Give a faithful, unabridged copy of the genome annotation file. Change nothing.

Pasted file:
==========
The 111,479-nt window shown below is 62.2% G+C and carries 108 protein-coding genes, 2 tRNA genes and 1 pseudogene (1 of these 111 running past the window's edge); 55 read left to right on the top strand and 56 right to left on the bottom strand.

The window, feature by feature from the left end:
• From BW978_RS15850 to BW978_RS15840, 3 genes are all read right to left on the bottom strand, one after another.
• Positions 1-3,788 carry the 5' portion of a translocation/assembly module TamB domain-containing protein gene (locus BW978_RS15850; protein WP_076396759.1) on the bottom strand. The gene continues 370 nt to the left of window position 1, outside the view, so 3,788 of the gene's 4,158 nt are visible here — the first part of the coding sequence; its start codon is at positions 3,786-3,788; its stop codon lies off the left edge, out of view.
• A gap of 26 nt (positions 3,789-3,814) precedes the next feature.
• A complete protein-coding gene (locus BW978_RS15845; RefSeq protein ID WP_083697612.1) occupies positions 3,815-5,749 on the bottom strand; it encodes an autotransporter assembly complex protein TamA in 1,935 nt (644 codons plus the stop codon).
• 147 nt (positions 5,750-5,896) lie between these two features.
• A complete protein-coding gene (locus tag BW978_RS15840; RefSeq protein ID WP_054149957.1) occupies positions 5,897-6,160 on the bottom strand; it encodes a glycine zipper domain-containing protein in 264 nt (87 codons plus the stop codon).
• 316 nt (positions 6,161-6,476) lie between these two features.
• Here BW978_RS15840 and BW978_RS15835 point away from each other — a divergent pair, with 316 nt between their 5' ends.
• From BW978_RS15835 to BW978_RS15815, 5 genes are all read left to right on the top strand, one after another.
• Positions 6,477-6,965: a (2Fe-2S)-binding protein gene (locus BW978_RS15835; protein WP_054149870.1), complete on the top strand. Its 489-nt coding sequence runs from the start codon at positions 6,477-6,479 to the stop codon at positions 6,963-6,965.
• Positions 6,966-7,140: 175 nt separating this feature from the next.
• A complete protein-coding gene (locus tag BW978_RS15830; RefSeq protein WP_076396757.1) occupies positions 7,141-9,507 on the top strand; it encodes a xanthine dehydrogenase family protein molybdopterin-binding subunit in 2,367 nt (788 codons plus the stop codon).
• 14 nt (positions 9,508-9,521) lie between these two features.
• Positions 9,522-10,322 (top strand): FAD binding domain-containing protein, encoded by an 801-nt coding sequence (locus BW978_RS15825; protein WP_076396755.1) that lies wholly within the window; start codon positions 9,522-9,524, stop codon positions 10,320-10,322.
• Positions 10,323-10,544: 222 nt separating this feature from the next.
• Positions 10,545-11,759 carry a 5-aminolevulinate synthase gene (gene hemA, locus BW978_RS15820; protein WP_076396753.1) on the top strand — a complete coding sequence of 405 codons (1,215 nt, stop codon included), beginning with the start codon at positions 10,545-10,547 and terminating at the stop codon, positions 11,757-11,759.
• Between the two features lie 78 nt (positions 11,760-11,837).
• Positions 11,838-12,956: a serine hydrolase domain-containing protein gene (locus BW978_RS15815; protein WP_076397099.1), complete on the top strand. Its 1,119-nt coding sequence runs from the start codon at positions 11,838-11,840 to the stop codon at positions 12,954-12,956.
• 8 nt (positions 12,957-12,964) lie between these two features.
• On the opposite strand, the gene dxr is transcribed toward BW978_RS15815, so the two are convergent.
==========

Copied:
The 111,479-nt window shown below is 62.2% G+C and carries 108 protein-coding genes, 2 tRNA genes and 1 pseudogene (1 of these 111 running past the window's edge); 55 read left to right on the top strand and 56 right to left on the bottom strand.

The window, feature by feature from the left end:
• From BW978_RS15850 to BW978_RS15840, 3 genes are all read right to left on the bottom strand, one after another.
• Positions 1-3,788 carry the 5' portion of a translocation/assembly module TamB domain-containing protein gene (locus BW978_RS15850; protein WP_076396759.1) on the bottom strand. The gene continues 370 nt to the left of window position 1, outside the view, so 3,788 of the gene's 4,158 nt are visible here — the first part of the coding sequence; its start codon is at positions 3,786-3,788; its stop codon lies off the left edge, out of view.
• A gap of 26 nt (positions 3,789-3,814) precedes the next feature.
• A complete protein-coding gene (locus BW978_RS15845; RefSeq protein ID WP_083697612.1) occupies positions 3,815-5,749 on the bottom strand; it encodes an autotransporter assembly complex protein TamA in 1,935 nt (644 codons plus the stop codon).
• 147 nt (positions 5,750-5,896) lie between these two features.
• A complete protein-coding gene (locus tag BW978_RS15840; RefSeq protein ID WP_054149957.1) occupies positions 5,897-6,160 on the bottom strand; it encodes a glycine zipper domain-containing protein in 264 nt (87 codons plus the stop codon).
• 316 nt (positions 6,161-6,476) lie between these two features.
• Here BW978_RS15840 and BW978_RS15835 point away from each other — a divergent pair, with 316 nt between their 5' ends.
• From BW978_RS15835 to BW978_RS15815, 5 genes are all read left to right on the top strand, one after another.
• Positions 6,477-6,965: a (2Fe-2S)-binding protein gene (locus BW978_RS15835; protein WP_054149870.1), complete on the top strand. Its 489-nt coding sequence runs from the start codon at positions 6,477-6,479 to the stop codon at positions 6,963-6,965.
• Positions 6,966-7,140: 175 nt separating this feature from the next.
• A complete protein-coding gene (locus tag BW978_RS15830; RefSeq protein WP_076396757.1) occupies positions 7,141-9,507 on the top strand; it encodes a xanthine dehydrogenase family protein molybdopterin-binding subunit in 2,367 nt (788 codons plus the stop codon).
• 14 nt (positions 9,508-9,521) lie between these two features.
• Positions 9,522-10,322 (top strand): FAD binding domain-containing protein, encoded by an 801-nt coding sequence (locus BW978_RS15825; protein WP_076396755.1) that lies wholly within the window; start codon positions 9,522-9,524, stop codon positions 10,320-10,322.
• Positions 10,323-10,544: 222 nt separating this feature from the next.
• Positions 10,545-11,759 carry a 5-aminolevulinate synthase gene (gene hemA, locus BW978_RS15820; protein WP_076396753.1) on the top strand — a complete coding sequence of 405 codons (1,215 nt, stop codon included), beginning with the start codon at positions 10,545-10,547 and terminating at the stop codon, positions 11,757-11,759.
• Between the two features lie 78 nt (positions 11,760-11,837).
• Positions 11,838-12,956: a serine hydrolase domain-containing protein gene (locus BW978_RS15815; protein WP_076397099.1), complete on the top strand. Its 1,119-nt coding sequence runs from the start codon at positions 11,838-11,840 to the stop codon at positions 12,954-12,956.
• 8 nt (positions 12,957-12,964) lie between these two features.
• On the opposite strand, the gene dxr is transcribed toward BW978_RS15815, so the two are convergent.